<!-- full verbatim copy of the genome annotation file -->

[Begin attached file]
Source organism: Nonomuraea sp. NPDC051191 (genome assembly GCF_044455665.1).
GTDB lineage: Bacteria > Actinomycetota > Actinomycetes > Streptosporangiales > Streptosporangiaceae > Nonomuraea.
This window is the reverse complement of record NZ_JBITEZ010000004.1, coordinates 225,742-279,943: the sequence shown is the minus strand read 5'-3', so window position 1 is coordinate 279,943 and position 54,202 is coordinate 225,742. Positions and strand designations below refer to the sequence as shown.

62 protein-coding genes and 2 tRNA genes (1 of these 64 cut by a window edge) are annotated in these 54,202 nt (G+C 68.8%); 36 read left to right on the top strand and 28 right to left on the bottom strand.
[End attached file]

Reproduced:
Source organism: Nonomuraea sp. NPDC051191 (genome assembly GCF_044455665.1).
GTDB lineage: Bacteria > Actinomycetota > Actinomycetes > Streptosporangiales > Streptosporangiaceae > Nonomuraea.
This window is the reverse complement of record NZ_JBITEZ010000004.1, coordinates 225,742-279,943: the sequence shown is the minus strand read 5'-3', so window position 1 is coordinate 279,943 and position 54,202 is coordinate 225,742. Positions and strand designations below refer to the sequence as shown.

62 protein-coding genes and 2 tRNA genes (1 of these 64 cut by a window edge) are annotated in these 54,202 nt (G+C 68.8%); 36 read left to right on the top strand and 28 right to left on the bottom strand.